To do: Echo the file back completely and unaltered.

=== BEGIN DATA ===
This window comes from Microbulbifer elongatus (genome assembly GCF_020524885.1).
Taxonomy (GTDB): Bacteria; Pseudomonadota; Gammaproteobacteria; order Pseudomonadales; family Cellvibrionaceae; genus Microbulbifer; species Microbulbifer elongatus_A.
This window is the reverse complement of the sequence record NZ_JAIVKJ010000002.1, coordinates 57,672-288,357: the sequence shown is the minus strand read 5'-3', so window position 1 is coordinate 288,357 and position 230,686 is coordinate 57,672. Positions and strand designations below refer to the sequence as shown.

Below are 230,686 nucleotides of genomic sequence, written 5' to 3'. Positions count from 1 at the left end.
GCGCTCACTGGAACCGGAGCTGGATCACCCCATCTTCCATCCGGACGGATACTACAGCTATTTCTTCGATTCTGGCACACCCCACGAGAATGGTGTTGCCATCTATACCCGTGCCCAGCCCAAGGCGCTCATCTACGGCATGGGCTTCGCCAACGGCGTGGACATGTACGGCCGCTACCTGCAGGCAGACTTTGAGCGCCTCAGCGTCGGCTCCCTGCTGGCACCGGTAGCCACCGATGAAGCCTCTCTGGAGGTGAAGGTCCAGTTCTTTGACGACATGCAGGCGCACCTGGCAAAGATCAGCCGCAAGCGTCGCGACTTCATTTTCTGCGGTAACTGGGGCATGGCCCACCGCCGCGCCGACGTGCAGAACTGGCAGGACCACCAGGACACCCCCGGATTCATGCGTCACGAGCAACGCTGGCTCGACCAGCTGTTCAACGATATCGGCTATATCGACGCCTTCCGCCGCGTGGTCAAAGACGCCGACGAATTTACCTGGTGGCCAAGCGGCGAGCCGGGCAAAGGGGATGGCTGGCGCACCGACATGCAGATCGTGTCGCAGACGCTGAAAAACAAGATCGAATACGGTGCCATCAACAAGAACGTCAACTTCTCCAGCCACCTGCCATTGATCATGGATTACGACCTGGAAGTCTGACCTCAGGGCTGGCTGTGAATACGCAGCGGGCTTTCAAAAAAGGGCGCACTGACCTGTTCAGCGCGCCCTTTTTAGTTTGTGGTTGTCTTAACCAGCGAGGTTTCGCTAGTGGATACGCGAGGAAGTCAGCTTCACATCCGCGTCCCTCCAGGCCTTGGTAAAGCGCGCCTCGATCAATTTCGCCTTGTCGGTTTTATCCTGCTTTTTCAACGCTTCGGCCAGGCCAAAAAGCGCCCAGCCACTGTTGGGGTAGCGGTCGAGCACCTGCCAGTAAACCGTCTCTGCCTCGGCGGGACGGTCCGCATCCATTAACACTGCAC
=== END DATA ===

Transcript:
This window comes from Microbulbifer elongatus (genome assembly GCF_020524885.1).
Taxonomy (GTDB): Bacteria; Pseudomonadota; Gammaproteobacteria; order Pseudomonadales; family Cellvibrionaceae; genus Microbulbifer; species Microbulbifer elongatus_A.
This window is the reverse complement of the sequence record NZ_JAIVKJ010000002.1, coordinates 57,672-288,357: the sequence shown is the minus strand read 5'-3', so window position 1 is coordinate 288,357 and position 230,686 is coordinate 57,672. Positions and strand designations below refer to the sequence as shown.

Below are 230,686 nucleotides of genomic sequence, written 5' to 3'. Positions count from 1 at the left end.
GCGCTCACTGGAACCGGAGCTGGATCACCCCATCTTCCATCCGGACGGATACTACAGCTATTTCTTCGATTCTGGCACACCCCACGAGAATGGTGTTGCCATCTATACCCGTGCCCAGCCCAAGGCGCTCATCTACGGCATGGGCTTCGCCAACGGCGTGGACATGTACGGCCGCTACCTGCAGGCAGACTTTGAGCGCCTCAGCGTCGGCTCCCTGCTGGCACCGGTAGCCACCGATGAAGCCTCTCTGGAGGTGAAGGTCCAGTTCTTTGACGACATGCAGGCGCACCTGGCAAAGATCAGCCGCAAGCGTCGCGACTTCATTTTCTGCGGTAACTGGGGCATGGCCCACCGCCGCGCCGACGTGCAGAACTGGCAGGACCACCAGGACACCCCCGGATTCATGCGTCACGAGCAACGCTGGCTCGACCAGCTGTTCAACGATATCGGCTATATCGACGCCTTCCGCCGCGTGGTCAAAGACGCCGACGAATTTACCTGGTGGCCAAGCGGCGAGCCGGGCAAAGGGGATGGCTGGCGCACCGACATGCAGATCGTGTCGCAGACGCTGAAAAACAAGATCGAATACGGTGCCATCAACAAGAACGTCAACTTCTCCAGCCACCTGCCATTGATCATGGATTACGACCTGGAAGTCTGACCTCAGGGCTGGCTGTGAATACGCAGCGGGCTTTCAAAAAAGGGCGCACTGACCTGTTCAGCGCGCCCTTTTTAGTTTGTGGTTGTCTTAACCAGCGAGGTTTCGCTAGTGGATACGCGAGGAAGTCAGCTTCACATCCGCGTCCCTCCAGGCCTTGGTAAAGCGCGCCTCGATCAATTTCGCCTTGTCGGTTTTATCCTGCTTTTTCAACGCTTCGGCCAGGCCAAAAAGCGCCCAGCCACTGTTGGGGTAGCGGTCGAGCACCTGCCAGTAAACCGTCTCTGCCTCGGCGGGACGGTCCGCATCCATTAACACTGCAC